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Friday, April 9, 2010

The Friday Challenge - 4/9/10

This Week in The Friday Challenge
Kersley Fitzgerald continues her exploration of the place where all the pulse-pounding (or at least burger-flipping) action is, the backshop, along the way discovering that a lost wrench is more dangerous than a photon torpedo, an inattentive supervisor can kill you faster than a berserk Klingon, and both the Kirkists and the Spockites are all wrong: it's Scotty who's the real hero. Join the discussion...

Henry Vogel tackles some of the more common reasons why people believe they can't tell stories in public, and teaches us why most people are much better story-tellers than they believe they are. Think you might want to try your hand at story-telling? Join the discussion...

Bruce Bethke is on the road, but checks in long enough to give us a little insight into his Socialist past. Ooh, scary! Join the discussion...

Splattering Guts for Fun & Profit introduces the Four-Way Compromise, beloved of strategy gamers, and discusses the amazing Flying Elephant. Want to put your hero on the bridge of the mightiest starship ever built and send him against the most impenetrable fortress ever created? Join the discussion...

Ultimate Geek Fu serves up a double-header, with discussions of both Clash of the Titans and V. Quick, before one goes straight to Blockbuster and the other gets canceled! Join the discussion...

Also, Kersley Fitzgerald discovers an alternative way to get productive, Watkinson and M end up tied in the 3/26/10 "Reality TV" challenge, the inmates discuss the view from their respective places in the asylum, and "Cymate," by Torainfor, takes the win in the March Greater Challenge, "A Strange Bot in a Strange Land."

Now Facing Judgment
Re the 4/2/10 challenge, "I'm In Love With My Car," as of the deadline we have received the following entries. If we've missed anyone's entry, please let us know ASAP so that we can post a correction.

"Car Trouble," by Kersley Fitzgerald

"Clementine," by Passinthrough

"And a Six-Pack Saved the Day," by Rigel Kent

"The Bush Mechanic," by Watkinson

"Beating the Drums of Olds," by Miko. (In a fit of enthusiasm Miko has also posted his entry as an MP3 file, which you can find in the Friday Challenge drop-box on drop.io. The password is "challenge.")

As always, even if you haven't submitted an entry this week—even if you never submit an entry in any week—you are invited to read, comment on, and vote for your favorites. Don't be shy about leaving comments on the writers' sites, either. Writers thrive on knowing that someone out there is actually reading their words.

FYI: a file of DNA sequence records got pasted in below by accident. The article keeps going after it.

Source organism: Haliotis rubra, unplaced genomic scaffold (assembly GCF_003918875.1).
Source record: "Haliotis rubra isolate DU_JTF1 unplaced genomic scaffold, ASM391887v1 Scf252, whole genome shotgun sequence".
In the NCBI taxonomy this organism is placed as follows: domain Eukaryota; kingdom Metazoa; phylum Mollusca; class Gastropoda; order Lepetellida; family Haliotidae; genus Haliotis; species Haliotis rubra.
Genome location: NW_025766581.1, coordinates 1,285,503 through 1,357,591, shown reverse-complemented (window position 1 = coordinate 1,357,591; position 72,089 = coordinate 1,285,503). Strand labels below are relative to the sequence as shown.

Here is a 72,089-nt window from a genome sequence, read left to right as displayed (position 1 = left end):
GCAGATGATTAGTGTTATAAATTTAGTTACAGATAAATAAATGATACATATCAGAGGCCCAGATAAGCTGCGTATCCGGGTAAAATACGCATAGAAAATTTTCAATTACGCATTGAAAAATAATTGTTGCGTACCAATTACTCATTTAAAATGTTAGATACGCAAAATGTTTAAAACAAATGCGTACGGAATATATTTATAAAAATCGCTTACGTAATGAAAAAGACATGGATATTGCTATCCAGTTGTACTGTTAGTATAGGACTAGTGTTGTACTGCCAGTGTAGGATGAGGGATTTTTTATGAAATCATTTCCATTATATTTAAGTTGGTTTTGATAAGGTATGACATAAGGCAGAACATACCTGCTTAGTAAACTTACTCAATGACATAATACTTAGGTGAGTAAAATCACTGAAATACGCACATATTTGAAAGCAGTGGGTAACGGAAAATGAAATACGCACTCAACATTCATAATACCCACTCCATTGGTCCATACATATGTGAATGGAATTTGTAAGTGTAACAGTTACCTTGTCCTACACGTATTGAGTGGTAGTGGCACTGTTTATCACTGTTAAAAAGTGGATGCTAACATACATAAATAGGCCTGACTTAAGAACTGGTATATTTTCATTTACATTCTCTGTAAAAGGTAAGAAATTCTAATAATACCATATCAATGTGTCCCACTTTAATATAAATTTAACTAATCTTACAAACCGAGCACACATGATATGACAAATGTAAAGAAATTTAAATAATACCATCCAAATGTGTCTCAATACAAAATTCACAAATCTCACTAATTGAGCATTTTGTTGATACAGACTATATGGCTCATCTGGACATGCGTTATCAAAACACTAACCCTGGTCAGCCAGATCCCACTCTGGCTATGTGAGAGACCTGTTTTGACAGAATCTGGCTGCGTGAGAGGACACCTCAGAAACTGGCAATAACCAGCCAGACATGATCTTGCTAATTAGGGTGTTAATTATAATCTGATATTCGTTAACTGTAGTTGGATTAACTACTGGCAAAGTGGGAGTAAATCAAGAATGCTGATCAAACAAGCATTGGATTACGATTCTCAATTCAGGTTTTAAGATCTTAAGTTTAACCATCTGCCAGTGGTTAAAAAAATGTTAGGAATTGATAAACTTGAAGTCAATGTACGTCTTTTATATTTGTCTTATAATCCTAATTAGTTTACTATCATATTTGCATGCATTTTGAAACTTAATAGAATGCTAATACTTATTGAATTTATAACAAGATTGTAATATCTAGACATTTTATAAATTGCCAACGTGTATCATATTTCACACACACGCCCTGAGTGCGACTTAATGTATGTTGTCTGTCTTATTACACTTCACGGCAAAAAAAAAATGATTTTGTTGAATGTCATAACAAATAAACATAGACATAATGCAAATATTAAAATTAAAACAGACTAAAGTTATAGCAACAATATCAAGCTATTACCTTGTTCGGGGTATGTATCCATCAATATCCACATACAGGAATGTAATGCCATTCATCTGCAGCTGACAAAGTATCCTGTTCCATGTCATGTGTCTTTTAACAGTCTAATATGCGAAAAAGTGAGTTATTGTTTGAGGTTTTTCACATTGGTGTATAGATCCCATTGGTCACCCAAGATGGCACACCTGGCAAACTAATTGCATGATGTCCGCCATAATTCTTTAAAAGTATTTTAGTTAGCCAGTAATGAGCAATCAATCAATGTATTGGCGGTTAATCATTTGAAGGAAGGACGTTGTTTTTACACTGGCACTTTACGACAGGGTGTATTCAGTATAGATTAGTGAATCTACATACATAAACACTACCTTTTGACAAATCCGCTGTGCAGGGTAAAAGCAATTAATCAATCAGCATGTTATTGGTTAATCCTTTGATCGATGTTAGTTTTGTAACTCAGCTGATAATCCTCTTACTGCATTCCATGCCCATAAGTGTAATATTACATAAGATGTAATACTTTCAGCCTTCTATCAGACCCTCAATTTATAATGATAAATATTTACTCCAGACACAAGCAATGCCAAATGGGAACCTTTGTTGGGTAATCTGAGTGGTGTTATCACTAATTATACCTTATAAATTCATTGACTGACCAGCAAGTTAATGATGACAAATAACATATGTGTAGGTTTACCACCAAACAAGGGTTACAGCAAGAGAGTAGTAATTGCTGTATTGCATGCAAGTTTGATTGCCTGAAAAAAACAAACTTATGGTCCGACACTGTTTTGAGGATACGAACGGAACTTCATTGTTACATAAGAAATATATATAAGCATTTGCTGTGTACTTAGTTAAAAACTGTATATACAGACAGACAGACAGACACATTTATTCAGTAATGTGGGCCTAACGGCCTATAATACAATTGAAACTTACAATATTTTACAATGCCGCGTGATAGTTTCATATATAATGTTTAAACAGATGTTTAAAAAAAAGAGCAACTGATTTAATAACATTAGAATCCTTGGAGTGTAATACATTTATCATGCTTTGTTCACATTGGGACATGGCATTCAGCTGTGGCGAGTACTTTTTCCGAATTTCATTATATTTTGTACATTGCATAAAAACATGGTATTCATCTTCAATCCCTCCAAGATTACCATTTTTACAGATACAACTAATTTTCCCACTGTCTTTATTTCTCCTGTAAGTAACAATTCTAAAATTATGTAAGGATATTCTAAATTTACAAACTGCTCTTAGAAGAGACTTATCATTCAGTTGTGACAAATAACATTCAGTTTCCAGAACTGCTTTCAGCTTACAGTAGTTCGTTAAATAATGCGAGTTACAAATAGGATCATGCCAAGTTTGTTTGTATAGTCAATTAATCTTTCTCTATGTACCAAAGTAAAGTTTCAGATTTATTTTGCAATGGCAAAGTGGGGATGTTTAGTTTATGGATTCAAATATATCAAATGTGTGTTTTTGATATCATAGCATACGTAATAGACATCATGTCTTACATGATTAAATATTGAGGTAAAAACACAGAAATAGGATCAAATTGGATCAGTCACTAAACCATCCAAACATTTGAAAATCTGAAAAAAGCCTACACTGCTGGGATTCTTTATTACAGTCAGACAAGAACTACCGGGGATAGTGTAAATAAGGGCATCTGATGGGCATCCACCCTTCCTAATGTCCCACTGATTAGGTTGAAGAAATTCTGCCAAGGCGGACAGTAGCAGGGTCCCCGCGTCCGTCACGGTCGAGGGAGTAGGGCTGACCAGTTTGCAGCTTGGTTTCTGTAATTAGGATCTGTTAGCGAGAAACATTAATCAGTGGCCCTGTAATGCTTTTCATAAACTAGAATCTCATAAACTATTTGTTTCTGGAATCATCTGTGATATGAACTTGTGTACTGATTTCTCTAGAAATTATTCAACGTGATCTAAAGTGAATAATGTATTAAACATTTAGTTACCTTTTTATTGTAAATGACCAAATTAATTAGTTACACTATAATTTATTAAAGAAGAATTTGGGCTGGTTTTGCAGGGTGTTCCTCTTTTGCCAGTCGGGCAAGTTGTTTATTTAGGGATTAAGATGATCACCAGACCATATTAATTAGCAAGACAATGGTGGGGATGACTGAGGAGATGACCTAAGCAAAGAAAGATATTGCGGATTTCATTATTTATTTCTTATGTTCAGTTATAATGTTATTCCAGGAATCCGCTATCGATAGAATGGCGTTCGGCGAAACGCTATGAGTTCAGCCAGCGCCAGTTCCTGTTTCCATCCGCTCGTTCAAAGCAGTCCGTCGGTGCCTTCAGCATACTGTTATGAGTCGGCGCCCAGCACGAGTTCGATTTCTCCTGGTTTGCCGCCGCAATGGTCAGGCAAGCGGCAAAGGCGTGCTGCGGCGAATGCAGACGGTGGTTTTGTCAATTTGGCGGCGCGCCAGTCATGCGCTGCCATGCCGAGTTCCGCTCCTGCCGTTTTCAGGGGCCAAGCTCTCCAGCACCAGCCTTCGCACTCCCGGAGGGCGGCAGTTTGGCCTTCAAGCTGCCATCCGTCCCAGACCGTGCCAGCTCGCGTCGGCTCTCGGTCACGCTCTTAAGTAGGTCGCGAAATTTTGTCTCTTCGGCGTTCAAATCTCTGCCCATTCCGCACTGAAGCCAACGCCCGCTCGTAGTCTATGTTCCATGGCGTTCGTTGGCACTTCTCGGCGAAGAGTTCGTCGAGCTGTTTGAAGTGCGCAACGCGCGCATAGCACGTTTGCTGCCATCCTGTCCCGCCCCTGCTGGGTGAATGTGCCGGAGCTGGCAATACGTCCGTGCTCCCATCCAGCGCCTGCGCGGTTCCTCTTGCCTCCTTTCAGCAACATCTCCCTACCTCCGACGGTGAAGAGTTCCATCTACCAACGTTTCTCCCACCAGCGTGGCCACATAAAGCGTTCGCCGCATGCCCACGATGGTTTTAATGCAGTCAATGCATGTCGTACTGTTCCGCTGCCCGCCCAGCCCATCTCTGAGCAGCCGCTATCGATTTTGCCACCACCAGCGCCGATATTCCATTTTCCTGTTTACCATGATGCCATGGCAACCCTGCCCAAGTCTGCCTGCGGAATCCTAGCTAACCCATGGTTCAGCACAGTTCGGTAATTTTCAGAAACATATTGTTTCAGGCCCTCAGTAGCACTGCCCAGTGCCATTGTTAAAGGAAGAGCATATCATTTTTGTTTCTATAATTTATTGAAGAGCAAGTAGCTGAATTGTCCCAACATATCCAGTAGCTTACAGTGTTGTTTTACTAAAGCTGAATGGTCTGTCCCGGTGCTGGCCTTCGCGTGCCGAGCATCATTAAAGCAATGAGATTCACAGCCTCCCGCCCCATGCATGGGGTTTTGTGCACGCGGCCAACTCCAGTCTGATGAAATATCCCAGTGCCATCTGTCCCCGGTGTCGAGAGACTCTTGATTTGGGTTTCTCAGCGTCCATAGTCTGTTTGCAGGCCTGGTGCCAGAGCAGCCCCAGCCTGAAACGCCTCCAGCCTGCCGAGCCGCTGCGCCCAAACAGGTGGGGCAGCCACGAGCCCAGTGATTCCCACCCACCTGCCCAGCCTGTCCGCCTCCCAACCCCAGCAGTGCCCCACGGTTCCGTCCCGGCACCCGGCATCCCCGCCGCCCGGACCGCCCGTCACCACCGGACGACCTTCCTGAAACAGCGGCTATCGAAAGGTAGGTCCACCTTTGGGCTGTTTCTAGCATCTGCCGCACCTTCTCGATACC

The winner will be announced Sunday evening.

Folk Tales of the Final Frontier

A while back, Henry wished there were science fiction versions of traditional folk and fairy tales that he could use in storytelling performances. We here at the Friday Challenge think this is an interesting idea (particularly since Henry is half of "We") and hereby offer it as the next Greater Challenge. The idea is to take an existing folk or fairy tale and science fictionize it. Henry offers this example for Sleeping Beauty:

Beauty was the first of the great sleep-ships sent from earth to colonize distant worlds. Other sleep-ships followed and, a century later, ships with faster-than-light drives. No trace of the Beauty or her colony was ever found and her fate became the first great space myth. Over one thousand years after the Beauty was launched, relic hunter Pete Charming, for whom finding the Beauty is an obsession, actually finds the ship. Beauty is far off course but still under power. Are her colonists still in suspended animation? What of her beautiful captain? Before Peter can discover these answers, he must find a way past the Beauty's powerful point defenses (against meteors and other space debris) and her internal defenses (perhaps a wall of laser beams rather than a wall of thorns). To add some drama, Henry was thinking of tossing in some space pirates or rival relic hunters who show up after Peter has awakened the captain.

Feel free to make up whatever you need to make your story work. Need a talking wolf? Just create a wolf-like alien race. The same goes for pigs, if you need some of those! If the story you choose to convert isn't one of the well-known folk or fairy tales, you might include a note at the beginning telling us which story you're converting.

As always, we're playing by the loosely enforced Official Rules of the Friday Challenge and playing for whatever is behind Door #3. This is a Greater Challenge, so the deadline for this one is midnight, Thursday, 4/29/10.

There's alien porridge to be eaten, cybernetic evil queens to overthrow and bio-sculpted princes and princesses to meet and fall in love! So get started writing.

And remember, let's have fun out there!
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